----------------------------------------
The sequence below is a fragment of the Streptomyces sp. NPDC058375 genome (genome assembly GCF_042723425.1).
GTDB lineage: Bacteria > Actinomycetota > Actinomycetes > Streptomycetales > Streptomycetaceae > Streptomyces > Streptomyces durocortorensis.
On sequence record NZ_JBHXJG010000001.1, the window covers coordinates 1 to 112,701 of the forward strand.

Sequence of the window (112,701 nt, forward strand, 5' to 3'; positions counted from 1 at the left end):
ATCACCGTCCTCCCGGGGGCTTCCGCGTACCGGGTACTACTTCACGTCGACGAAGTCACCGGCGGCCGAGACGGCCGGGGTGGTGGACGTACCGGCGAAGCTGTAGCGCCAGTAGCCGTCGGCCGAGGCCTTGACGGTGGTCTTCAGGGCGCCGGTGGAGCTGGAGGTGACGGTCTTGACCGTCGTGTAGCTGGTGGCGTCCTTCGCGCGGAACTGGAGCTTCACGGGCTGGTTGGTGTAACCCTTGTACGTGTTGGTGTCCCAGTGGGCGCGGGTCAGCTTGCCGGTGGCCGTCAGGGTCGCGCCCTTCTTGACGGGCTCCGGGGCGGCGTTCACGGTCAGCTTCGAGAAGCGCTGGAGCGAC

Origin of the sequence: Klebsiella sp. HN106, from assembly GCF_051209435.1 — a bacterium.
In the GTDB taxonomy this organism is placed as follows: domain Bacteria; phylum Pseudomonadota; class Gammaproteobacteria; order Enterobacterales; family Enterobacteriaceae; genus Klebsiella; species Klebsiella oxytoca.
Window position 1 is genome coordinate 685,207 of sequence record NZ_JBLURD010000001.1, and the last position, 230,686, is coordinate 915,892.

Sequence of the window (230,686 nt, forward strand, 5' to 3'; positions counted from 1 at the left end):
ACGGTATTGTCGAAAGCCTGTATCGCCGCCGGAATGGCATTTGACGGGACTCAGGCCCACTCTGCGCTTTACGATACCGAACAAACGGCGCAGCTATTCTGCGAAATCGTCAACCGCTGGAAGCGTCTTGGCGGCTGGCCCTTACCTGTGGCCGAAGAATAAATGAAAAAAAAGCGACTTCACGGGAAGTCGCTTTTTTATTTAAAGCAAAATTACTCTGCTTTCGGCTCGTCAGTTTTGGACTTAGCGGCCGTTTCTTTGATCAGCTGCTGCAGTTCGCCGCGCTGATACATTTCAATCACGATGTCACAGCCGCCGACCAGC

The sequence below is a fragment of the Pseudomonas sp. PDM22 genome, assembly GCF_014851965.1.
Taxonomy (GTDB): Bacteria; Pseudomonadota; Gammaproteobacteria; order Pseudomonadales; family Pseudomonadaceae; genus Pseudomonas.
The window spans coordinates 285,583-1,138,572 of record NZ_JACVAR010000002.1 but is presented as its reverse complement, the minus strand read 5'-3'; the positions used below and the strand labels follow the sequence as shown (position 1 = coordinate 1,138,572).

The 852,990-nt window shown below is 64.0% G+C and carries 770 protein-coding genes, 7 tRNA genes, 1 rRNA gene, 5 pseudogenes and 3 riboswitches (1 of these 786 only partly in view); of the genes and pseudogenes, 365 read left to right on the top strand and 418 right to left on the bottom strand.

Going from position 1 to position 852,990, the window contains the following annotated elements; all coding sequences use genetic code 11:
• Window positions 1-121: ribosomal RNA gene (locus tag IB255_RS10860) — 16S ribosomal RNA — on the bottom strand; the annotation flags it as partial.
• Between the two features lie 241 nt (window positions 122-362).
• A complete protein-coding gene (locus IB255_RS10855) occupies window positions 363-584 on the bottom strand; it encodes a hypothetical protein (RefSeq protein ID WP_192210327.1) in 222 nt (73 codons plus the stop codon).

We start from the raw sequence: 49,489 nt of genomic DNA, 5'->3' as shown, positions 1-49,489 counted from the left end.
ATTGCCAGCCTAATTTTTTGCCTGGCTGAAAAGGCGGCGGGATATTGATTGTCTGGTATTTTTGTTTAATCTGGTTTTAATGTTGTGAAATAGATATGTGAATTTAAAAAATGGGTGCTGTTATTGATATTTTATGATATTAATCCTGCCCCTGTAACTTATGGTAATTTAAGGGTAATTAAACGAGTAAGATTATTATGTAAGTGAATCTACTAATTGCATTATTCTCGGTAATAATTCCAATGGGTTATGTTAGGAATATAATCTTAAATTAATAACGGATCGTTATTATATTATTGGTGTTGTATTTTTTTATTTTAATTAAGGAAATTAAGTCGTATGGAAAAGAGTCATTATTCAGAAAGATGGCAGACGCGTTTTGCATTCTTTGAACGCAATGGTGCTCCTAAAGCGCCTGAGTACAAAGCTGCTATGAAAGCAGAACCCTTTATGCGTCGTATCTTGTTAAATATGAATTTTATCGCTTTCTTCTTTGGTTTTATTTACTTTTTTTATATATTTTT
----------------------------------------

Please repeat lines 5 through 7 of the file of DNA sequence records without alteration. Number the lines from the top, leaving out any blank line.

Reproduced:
ATCACCGTCCTCCCGGGGGCTTCCGCGTACCGGGTACTACTTCACGTCGACGAAGTCACCGGCGGCCGAGACGGCCGGGGTGGTGGACGTACCGGCGAAGCTGTAGCGCCAGTAGCCGTCGGCCGAGGCCTTGACGGTGGTCTTCAGGGCGCCGGTGGAGCTGGAGGTGACGGTCTTGACCGTCGTGTAGCTGGTGGCGTCCTTCGCGCGGAACTGGAGCTTCACGGGCTGGTTGGTGTAACCCTTGTACGTGTTGGTGTCCCAGTGGGCGCGGGTCAGCTTGCCGGTGGCCGTCAGGGTCGCGCCCTTCTTGACGGGCTCCGGGGCGGCGTTCACGGTCAGCTTCGAGAAGCGCTGGAGCGAC

Origin of the sequence: Klebsiella sp. HN106, from assembly GCF_051209435.1 — a bacterium.
In the GTDB taxonomy this organism is placed as follows: domain Bacteria; phylum Pseudomonadota; class Gammaproteobacteria; order Enterobacterales; family Enterobacteriaceae; genus Klebsiella; species Klebsiella oxytoca.